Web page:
They were now worth three hundred million dollars; they were in every board of directors of every prodigious combine in the country; and still as time drifted along, the millions went on piling up, five at a time, ten at a time, as fast as they could tally them off, almost. The three hundred double itself--then doubled again--and yet again--and yet once more.

Twenty-four hundred millions!

The business was getting a little confused. It was necessary to take an account of stock, and straighten it out. The Fosters knew it, they felt it, they realized that it was imperative; but they also knew that to do it properly and perfectly the task must be carried to a finish without a break when once it was begun. A ten-hours' job; and where could THEY find ten leisure hours in a bunch? Sally was selling pins and sugar and calico all day and every day; Aleck was cooking and washing dishes and sweeping and making beds all day and every day, with none to help, for the daughters were being saved up for high society. The Fosters knew there was one way to get the ten hours, and only one. Both were ashamed to name it; each waited for the other to do it. Finally Sally said:

"Somebody's got to give in. It's up to me. Consider that I've named it--never mind pronouncing it out aloud."

Aleck colored, but was grateful. Without further remark, they fell. Fell, and--broke the Sabbath. For that was their only free ten-hour stretch. It was but another step in the downward path. Others would follow. Vast wealth has temptations which fatally and surely undermine the moral structure of persons not habituated to its possession.

They pulled down the shades and broke the Sabbath. With hard and patient labor they overhauled their holdings and listed them. And a long-drawn procession of formidable names it was! Starting with the Railway Systems, Steamer Lines, Standard Oil, Ocean Cables, Diluted Telegraph, and all the rest, and winding up with Klondike, De Beers, Tammany Graft, and Shady Privileges in the Post-office Department.

Twenty-four hundred millions, and all safely planted in Good Things, gilt-edged and interest-bearing. Income, $120,000,000 a year. Aleck fetched a long purr of soft delight, and said:

"Is it enough?"

"It is, Aleck."

"What shall we do?"

"Stand pat."

"Retire from business?"

"That's it."

"I am agreed. The good work is finished; we will take a long rest and enjoy the money."

"Good! Aleck!"

"Yes, dear?"

"How much of the income can we spend?"

"The whole of it."

It seemed to her husband that a ton of chains fell from his limbs. He did not say a word; he was happy beyond the power of speech.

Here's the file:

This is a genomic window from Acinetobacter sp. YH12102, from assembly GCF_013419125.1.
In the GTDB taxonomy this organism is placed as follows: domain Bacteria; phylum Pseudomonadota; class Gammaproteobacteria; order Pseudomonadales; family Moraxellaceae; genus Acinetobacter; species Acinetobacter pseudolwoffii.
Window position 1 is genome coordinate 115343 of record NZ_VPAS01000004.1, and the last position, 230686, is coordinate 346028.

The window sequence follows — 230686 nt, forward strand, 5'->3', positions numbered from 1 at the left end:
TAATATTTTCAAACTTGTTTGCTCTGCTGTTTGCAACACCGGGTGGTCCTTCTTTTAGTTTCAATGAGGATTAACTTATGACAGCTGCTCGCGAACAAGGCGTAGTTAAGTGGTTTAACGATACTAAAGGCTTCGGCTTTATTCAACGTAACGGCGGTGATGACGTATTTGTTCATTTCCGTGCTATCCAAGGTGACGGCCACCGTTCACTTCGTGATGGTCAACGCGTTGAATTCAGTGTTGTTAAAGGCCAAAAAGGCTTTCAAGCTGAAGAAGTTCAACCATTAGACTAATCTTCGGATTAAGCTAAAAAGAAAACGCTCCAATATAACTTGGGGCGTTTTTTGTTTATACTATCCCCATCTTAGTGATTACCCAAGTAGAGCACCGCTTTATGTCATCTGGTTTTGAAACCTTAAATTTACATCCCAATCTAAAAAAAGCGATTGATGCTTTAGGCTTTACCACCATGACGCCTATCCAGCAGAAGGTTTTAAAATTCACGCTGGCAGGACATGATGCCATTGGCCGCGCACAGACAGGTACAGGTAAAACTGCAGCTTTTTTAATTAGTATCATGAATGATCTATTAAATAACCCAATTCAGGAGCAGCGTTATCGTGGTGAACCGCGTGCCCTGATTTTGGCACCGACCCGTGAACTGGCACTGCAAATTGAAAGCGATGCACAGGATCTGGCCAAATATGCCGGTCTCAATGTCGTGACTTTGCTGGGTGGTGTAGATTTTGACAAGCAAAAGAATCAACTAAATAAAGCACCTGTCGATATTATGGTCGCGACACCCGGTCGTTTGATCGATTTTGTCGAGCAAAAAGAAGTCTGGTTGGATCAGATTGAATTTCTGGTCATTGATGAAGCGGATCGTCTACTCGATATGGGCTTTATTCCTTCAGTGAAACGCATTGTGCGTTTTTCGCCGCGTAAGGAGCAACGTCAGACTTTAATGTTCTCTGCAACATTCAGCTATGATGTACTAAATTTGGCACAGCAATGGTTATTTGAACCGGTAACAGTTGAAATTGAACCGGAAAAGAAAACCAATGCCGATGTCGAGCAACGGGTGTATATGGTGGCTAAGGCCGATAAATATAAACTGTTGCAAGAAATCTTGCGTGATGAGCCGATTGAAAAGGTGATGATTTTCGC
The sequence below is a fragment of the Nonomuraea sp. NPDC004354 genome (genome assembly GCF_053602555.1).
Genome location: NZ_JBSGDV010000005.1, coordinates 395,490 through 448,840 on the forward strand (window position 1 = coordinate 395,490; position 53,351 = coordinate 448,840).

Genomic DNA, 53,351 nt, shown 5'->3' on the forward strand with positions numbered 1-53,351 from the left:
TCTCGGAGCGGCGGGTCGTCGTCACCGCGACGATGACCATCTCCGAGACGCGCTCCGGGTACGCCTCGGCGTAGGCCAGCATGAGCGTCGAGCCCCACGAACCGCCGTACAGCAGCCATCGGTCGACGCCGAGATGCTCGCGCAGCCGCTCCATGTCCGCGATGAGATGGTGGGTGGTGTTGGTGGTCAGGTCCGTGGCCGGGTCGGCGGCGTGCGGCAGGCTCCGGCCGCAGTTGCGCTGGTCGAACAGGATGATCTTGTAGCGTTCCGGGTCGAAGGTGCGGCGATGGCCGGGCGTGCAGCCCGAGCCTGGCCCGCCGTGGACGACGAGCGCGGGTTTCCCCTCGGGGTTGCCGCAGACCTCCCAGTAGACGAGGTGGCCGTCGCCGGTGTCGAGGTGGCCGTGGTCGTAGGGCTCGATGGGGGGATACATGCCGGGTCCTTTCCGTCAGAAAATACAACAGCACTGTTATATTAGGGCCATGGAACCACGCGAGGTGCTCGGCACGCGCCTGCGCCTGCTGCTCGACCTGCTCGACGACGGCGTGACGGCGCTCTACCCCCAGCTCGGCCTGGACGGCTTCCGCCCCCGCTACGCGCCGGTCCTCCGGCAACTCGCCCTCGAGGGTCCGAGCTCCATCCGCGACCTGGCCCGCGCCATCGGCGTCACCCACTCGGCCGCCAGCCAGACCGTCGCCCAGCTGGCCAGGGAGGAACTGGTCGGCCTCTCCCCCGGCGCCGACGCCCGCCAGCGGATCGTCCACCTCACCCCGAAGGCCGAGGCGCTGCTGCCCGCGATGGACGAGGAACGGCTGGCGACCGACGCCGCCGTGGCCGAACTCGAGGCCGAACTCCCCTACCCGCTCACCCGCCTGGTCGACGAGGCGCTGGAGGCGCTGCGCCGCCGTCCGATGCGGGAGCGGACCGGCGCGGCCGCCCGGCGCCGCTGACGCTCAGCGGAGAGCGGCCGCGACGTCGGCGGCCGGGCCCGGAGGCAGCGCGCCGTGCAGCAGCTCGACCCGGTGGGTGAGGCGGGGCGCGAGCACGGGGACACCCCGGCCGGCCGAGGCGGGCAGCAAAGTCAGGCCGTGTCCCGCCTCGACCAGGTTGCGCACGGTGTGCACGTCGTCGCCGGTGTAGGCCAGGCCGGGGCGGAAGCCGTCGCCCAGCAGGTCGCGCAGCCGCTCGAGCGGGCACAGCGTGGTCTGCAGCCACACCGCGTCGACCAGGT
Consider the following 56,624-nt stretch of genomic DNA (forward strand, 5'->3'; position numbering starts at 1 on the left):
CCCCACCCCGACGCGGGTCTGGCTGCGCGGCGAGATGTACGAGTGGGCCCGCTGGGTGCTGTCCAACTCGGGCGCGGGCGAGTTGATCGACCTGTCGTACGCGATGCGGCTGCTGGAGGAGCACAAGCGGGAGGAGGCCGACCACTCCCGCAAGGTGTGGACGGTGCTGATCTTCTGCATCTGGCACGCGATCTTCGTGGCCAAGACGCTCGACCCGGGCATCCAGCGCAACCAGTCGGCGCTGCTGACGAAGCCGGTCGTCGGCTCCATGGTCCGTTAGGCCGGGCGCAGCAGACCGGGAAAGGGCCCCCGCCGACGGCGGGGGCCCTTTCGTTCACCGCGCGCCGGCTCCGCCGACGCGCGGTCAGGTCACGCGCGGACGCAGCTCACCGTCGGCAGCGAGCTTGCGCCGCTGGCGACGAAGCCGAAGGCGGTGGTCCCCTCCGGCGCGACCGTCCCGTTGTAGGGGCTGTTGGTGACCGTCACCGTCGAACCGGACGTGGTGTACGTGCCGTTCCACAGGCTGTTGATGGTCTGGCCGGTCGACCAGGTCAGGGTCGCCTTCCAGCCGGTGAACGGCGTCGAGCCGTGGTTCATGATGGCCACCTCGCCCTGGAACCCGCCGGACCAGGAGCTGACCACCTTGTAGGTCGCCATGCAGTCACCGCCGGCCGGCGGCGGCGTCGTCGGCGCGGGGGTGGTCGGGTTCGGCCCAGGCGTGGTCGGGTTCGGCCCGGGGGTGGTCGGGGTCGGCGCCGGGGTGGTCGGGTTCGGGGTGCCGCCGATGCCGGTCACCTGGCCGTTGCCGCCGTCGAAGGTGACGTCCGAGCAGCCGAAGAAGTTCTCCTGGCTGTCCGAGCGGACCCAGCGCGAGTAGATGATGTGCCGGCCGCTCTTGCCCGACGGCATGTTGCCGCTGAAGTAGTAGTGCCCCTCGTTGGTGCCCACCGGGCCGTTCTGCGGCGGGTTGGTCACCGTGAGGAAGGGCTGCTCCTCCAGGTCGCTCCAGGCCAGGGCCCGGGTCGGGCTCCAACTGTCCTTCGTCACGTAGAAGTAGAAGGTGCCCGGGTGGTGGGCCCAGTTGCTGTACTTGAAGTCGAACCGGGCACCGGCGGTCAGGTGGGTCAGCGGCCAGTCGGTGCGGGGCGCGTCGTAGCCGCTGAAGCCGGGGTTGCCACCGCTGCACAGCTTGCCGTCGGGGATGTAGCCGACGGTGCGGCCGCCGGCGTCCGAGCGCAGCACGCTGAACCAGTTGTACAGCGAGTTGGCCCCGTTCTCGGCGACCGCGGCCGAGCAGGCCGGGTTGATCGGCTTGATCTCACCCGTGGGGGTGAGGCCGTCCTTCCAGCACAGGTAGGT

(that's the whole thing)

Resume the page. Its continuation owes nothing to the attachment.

After that, they broke the Sabbaths right along as fast as they turned up. It is the first wrong step that counts. Every Sunday they put in the whole day, after morning service, on inventions-- inventions of ways to spend the money. They got to continuing this delicious dissipation until past midnight; and at every s'eance Aleck lavished millions upon great charities and religious enterprises, and Sally lavished like sums upon matters to which (at first) he gave definite names. Only at first. Later the names gradually lost sharpness of outline, and eventually faded into "sundries," thus becoming entirely--but safely--undescriptive. For Sally was crumbling. The placing of these millions added seriously and most uncomfortably to the family expenses--in tallow candles. For a while Aleck was worried. Then, after a little, she ceased to worry, for the occasion of it was gone. She was pained, she was grieved, she was ashamed; but she said nothing, and so became an accessory. Sally was taking candles; he was robbing the store. It is ever thus. Vast wealth, to the person unaccustomed to it, is a bane; it eats into the flesh and bone of his morals. When the Fosters were poor, they could have been trusted with untold candles. But now they--but let us not dwell upon it. From candles to apples is but a step: Sally got to taking apples; then soap; then maple-sugar; then canned goods; then crockery. How easy it is to go from bad to worse, when once we have started upon a downward course!

Meantime, other effects had been milestoning the course of the Fosters' splendid financial march.

The $30,000 Bequest Page 11

Mark Twain

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Mark Twain
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